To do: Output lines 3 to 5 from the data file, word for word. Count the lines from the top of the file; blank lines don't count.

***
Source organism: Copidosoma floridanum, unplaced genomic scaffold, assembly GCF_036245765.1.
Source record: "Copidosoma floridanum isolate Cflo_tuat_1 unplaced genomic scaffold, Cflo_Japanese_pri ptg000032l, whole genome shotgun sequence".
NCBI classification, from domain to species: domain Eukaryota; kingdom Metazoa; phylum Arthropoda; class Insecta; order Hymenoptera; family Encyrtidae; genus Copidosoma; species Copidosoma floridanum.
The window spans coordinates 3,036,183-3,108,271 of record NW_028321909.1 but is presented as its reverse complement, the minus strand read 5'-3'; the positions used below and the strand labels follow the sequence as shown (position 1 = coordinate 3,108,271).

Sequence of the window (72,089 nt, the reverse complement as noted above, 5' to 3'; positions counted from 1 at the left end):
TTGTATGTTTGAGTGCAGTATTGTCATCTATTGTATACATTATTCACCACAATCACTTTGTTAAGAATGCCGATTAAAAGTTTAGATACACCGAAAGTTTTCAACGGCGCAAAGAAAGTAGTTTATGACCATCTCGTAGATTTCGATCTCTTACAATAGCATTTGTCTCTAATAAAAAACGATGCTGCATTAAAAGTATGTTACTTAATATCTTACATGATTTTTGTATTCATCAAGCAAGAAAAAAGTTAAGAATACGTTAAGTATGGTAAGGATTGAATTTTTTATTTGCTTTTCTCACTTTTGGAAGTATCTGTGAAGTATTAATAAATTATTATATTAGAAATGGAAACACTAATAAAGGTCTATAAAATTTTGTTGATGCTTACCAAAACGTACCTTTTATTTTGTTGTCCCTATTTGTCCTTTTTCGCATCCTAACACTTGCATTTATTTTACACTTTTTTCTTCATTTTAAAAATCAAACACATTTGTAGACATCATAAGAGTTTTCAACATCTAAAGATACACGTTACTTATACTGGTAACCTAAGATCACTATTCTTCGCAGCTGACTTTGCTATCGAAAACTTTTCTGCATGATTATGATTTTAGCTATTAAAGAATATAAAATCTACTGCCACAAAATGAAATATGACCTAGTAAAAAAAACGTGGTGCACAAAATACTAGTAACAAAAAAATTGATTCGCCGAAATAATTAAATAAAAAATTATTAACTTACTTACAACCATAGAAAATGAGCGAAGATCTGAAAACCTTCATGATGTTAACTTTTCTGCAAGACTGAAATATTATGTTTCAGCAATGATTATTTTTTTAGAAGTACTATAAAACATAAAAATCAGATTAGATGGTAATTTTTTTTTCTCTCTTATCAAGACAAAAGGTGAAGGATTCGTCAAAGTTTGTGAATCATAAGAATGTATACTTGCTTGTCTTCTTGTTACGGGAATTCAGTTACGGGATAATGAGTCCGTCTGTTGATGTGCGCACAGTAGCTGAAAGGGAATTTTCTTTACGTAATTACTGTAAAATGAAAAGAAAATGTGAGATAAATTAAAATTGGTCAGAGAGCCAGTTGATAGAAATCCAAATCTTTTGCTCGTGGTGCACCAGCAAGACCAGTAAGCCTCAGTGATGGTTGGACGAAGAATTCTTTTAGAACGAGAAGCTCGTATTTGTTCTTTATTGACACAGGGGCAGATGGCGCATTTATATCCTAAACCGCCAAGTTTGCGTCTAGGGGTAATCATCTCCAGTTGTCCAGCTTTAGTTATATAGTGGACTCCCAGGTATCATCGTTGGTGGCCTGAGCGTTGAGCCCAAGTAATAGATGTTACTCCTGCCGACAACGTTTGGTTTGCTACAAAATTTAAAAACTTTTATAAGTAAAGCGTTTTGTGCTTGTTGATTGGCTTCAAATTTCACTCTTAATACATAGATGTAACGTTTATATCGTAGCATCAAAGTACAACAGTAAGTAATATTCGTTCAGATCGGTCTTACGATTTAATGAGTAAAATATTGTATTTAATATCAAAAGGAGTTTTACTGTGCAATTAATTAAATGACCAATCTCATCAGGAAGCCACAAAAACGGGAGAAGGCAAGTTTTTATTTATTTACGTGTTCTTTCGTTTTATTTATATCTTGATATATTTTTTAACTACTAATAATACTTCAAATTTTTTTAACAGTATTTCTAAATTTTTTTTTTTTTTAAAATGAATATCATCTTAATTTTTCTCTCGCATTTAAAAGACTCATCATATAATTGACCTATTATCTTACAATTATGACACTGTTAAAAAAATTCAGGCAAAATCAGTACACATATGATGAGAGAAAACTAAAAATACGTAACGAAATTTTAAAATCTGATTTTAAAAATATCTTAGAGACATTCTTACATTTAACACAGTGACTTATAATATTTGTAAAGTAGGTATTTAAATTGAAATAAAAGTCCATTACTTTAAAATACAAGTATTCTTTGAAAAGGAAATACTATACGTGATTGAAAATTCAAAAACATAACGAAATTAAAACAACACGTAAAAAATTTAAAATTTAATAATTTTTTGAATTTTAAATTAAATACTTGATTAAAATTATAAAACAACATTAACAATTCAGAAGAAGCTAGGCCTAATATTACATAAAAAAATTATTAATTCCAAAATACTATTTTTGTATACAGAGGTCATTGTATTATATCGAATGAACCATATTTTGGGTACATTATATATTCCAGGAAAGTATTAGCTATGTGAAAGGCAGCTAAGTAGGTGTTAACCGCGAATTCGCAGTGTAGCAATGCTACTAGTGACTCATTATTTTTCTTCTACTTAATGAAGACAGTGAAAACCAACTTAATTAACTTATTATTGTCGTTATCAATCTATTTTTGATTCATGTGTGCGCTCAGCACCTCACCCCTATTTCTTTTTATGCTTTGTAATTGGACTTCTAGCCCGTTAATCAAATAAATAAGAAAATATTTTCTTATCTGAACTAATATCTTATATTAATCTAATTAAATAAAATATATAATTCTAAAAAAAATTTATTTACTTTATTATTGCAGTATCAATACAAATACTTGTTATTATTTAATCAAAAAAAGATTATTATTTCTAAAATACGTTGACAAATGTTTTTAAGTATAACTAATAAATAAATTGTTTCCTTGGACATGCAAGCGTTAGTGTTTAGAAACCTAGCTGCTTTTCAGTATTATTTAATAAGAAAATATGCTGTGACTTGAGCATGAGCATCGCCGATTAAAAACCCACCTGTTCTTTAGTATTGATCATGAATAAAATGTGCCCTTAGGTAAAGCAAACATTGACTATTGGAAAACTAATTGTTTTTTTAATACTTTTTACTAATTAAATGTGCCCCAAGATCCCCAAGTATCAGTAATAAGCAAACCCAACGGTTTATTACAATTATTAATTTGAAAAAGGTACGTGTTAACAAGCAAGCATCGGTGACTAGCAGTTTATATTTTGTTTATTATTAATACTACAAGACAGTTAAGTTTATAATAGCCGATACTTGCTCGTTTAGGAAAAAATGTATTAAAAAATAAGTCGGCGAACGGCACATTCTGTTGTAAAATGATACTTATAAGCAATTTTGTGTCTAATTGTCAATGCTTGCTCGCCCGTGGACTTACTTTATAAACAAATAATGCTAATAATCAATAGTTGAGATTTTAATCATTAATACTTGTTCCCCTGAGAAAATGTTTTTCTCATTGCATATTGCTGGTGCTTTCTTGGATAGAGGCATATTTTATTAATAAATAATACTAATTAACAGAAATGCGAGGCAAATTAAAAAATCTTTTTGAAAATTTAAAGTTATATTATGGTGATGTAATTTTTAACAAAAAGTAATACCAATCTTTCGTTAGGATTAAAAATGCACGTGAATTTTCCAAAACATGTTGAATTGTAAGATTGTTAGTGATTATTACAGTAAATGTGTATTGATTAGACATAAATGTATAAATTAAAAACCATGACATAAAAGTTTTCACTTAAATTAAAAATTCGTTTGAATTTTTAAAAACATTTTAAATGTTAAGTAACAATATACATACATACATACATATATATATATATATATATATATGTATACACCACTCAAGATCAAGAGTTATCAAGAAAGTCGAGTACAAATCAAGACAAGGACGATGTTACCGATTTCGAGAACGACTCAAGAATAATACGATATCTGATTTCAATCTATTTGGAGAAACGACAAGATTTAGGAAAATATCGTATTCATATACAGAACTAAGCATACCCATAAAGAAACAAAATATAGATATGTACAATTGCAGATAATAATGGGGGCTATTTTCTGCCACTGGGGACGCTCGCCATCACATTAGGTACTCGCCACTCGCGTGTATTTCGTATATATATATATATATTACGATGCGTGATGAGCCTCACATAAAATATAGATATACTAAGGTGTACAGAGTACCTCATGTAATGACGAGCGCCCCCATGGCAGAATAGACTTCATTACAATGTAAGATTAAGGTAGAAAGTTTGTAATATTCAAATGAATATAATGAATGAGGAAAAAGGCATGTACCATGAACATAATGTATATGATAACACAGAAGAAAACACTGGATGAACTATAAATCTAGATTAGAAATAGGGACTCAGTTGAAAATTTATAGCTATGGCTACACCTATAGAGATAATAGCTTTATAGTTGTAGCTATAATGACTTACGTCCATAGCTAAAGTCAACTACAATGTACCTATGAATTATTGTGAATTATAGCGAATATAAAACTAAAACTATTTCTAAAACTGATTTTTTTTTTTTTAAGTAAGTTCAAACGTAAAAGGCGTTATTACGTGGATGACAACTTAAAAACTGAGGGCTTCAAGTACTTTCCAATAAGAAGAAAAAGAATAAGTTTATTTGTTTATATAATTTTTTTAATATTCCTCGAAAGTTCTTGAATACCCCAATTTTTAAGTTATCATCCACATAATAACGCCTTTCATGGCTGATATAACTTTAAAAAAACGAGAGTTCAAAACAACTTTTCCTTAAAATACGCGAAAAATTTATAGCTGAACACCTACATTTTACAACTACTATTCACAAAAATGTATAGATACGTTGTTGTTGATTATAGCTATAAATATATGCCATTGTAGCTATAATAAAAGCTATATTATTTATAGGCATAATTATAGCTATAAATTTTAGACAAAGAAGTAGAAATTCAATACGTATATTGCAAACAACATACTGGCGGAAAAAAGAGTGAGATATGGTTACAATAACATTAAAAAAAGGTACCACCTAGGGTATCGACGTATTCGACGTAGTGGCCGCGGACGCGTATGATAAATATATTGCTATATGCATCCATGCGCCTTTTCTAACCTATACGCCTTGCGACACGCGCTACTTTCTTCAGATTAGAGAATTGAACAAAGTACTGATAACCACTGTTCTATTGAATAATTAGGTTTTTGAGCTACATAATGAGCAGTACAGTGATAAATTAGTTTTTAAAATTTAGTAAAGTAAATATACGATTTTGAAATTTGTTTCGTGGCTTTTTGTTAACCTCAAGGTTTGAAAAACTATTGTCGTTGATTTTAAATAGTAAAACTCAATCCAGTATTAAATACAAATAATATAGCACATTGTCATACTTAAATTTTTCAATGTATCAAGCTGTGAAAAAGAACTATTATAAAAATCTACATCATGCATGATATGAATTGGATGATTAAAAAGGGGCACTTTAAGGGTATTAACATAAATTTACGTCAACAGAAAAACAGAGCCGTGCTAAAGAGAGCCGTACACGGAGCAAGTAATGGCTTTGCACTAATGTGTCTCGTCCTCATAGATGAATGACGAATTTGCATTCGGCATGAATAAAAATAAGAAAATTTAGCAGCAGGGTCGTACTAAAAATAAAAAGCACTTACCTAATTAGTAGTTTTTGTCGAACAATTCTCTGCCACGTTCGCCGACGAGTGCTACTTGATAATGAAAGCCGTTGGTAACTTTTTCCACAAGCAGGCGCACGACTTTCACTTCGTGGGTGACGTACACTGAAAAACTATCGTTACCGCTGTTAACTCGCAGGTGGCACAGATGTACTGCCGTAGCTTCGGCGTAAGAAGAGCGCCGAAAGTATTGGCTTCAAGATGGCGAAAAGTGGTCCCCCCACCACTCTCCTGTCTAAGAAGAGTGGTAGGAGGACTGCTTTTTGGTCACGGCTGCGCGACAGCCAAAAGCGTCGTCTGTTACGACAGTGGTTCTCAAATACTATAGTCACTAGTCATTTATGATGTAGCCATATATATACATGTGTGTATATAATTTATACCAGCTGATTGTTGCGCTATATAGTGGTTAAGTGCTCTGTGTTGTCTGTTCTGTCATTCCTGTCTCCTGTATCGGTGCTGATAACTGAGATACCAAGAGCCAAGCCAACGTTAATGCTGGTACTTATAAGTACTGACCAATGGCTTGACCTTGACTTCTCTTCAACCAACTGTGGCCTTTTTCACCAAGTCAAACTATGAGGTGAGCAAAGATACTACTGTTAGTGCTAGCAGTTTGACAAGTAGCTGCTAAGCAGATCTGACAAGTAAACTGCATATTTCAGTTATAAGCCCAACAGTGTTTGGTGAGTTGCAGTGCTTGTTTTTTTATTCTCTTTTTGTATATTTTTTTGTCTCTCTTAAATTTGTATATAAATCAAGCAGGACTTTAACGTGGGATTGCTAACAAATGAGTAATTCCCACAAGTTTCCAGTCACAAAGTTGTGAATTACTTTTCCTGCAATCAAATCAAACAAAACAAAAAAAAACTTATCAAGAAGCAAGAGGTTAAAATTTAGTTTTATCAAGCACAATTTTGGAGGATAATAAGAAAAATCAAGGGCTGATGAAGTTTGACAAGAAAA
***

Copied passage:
NCBI classification, from domain to species: domain Eukaryota; kingdom Metazoa; phylum Arthropoda; class Insecta; order Hymenoptera; family Encyrtidae; genus Copidosoma; species Copidosoma floridanum.
The window spans coordinates 3,036,183-3,108,271 of record NW_028321909.1 but is presented as its reverse complement, the minus strand read 5'-3'; the positions used below and the strand labels follow the sequence as shown (position 1 = coordinate 3,108,271).

Sequence of the window (72,089 nt, the reverse complement as noted above, 5' to 3'; positions counted from 1 at the left end):